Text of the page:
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Traditional Shopping

A handmade rug, a gorgeous textile, a pair of mother-of-pearl earrings, or a copper coffeepot… Countless products have been crafted from the prosperous life and values of Anatolia for thousands of years and have become a cultural heritage by being passed on from master to apprentice.

Local producers chandelier makers, Turkish delight makers , Honey suppliers , Ceramic makers . In the old days, each district in İstanbul, stood out with its traditional craft, just like its traditional flavors. Centuries-old bazaars, large and small workshops, and many boutiques with their handcrafted, unique goods await you.

Turkısh Carpets And Kılıms Hand-Made Carpets

The Oriental Carpets and the Turks The carpet is a gift from the Turkish people to world civilization. The knotted rug, the earliest samples of which have been found in Central Asia where the Turks used to live, is an art form discovered, developed and presented to the world by the Turks. In order to protect themselves from the cold of the Central Asian steppes, where they used to live, the Turks invented the carpet using lamb’s wool which was abundant. Turks have taken this art form with them and spread it wherever they have traveled.

Hand-Made Carpets

The carpet is a woven textile which is produced by knotting colored threads on the warp, compressed by the weft. Two types of knots are used in producing carpets: The Turkish (Gördes-symmetrical) knot is wrapped around two warps and the Persian (Sineasymmetric) knot around a single warp. The Gördes knot makes a carpet stronger, firmer and more durable, while the Sine knot allows the weaving of different patterns. The tighter the knots, the finer and stronger is the carpet.
Turkish carpets and kilims are in the most valuable collections of museums and collectors in the world. Today, world museums exhibit the carpets woven in Anatolia as their most important and valuable works of art, beginning from the Seljuk period and continuing with the Ottoman Empire.
Anatolian carpets and kilims with their lively colors, motifs, patterns and superior quality have a universal reputation. Natural dyes are used, where many families have kept their knowledge of which leaves, flowers, roots and vegetables would yield the most radiant colors

Handmade Ceramic Tecnique

Ceramic wares had a stonepaste body, whose plumbiferous nature and high percentage of frit (a vitreous substance) set them apart from earlier stonepaste pottery produced in the Islamic world. According to the latest analyses, the composition of the stonepaste of Iznik ceramics was as follows: 65 to 75 % quartz (figure 7); 15 to 18% frit rich in lead and lime; 3 to 4 % highly plumbiferous frit; only 8 to 13 % non-calcareous clay. The addition of frit, obtained from crushed glass, was indispensable here, as when molten it would form a binder between the quartz particles. The low clay content of stonepaste reduced its malleability, making it difficult to turn; certain forms such as dishes with everted flanges or chargers were therefore obtained with the help of a template placed on the wheel and an exterior mold.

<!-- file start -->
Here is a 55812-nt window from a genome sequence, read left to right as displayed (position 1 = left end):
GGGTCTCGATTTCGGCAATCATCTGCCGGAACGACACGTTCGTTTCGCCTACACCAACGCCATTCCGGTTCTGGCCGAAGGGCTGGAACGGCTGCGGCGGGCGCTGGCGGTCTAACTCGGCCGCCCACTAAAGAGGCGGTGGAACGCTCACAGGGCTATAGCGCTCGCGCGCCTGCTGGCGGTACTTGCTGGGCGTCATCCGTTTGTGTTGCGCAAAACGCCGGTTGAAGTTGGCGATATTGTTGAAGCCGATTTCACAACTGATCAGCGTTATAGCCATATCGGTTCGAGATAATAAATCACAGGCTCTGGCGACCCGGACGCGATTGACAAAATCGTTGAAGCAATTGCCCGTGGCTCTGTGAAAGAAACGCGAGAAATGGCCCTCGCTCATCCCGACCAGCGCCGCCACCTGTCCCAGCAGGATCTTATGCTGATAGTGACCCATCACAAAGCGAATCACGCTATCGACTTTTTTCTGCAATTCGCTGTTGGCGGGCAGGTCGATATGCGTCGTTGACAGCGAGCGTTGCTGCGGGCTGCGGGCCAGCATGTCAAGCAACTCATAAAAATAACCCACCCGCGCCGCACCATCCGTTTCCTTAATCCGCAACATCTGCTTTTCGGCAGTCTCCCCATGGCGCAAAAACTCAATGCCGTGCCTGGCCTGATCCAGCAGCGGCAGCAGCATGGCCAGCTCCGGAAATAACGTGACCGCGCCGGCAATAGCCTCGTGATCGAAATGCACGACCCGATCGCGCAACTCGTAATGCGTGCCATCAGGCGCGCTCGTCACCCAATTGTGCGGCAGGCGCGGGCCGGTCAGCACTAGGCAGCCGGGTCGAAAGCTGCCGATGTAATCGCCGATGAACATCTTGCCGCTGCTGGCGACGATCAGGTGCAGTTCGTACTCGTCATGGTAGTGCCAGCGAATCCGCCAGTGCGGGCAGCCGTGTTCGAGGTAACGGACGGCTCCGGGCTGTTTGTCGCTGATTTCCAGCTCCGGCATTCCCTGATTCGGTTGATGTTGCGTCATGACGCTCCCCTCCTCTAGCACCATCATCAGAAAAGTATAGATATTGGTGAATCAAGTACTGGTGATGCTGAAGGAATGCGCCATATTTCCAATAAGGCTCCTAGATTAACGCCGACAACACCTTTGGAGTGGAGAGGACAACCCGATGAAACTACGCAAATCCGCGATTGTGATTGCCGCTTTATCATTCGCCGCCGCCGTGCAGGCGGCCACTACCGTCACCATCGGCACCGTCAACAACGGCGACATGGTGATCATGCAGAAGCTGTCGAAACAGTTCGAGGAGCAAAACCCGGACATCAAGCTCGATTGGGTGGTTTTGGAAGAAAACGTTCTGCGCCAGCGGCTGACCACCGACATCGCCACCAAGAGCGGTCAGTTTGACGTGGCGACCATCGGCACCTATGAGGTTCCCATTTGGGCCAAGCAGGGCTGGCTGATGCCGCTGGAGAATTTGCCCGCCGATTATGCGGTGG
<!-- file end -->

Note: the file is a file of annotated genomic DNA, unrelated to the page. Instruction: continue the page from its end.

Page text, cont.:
The body was then coated with thinned siliceous clay that was similar in composition to the paste and providing a perfect “fit” to the body. The decoration was applied to this slip coating when dry or after an initial firing of the body. It was trailed using a brush and various pigments and coated with a colourless glaze.

Designs were traced either with freehand drawings or with stencils in twins pieces and in highly structured compositions with repeated identical motifs.

Another distinctive feature of Iznik ceramics is the glaze coating the decoration. The composition of the glaze contained tin-opacified lead. This vitreous substance was of a highly pure composition here, characterised by a very low potash and magnesia content; these residual elements traditionally found in lead-alkali glazes came from their alkaline flux that was obtained from the ashes of plants from coastal or desert regions. The virtually total absence of such residue may be due to an additional ash purification stage, a technique used to produce Venetian cristallo glass from the mid-fifteenth century onward and which may have come to the notice of Iznik potters. The extremely transparent glazes of Iznik ceramic wares nonetheless contained a small proportion of tin. Firing temperatures for Iznik ceramics can only be estimated; such estimations range from 850-900° C to 1200° C.

Turkish Delight

The recipe for Turkish delight was included in the cookbook named Melceü’t – Tahahhin, which was first published in 1844. After that, Turkish delight production started to increase rapidly. In this way, the history of Turkish delight began to develop and change rapidly.

Every year, our company has started to produce many different types of Turkish delight by making use of new materials and techniques. Thanks to these rapid developments, Turkish delight has become a global brand today. For these reasons and because of its unique taste, the world named Turkish delight as ”Turkish delight”.

Today, it is among the flavors that all tourists who come to our country buy the most and do not go without tasting. Turkey registers each type of this national flavor that it produces, by obtaining patents on international platforms.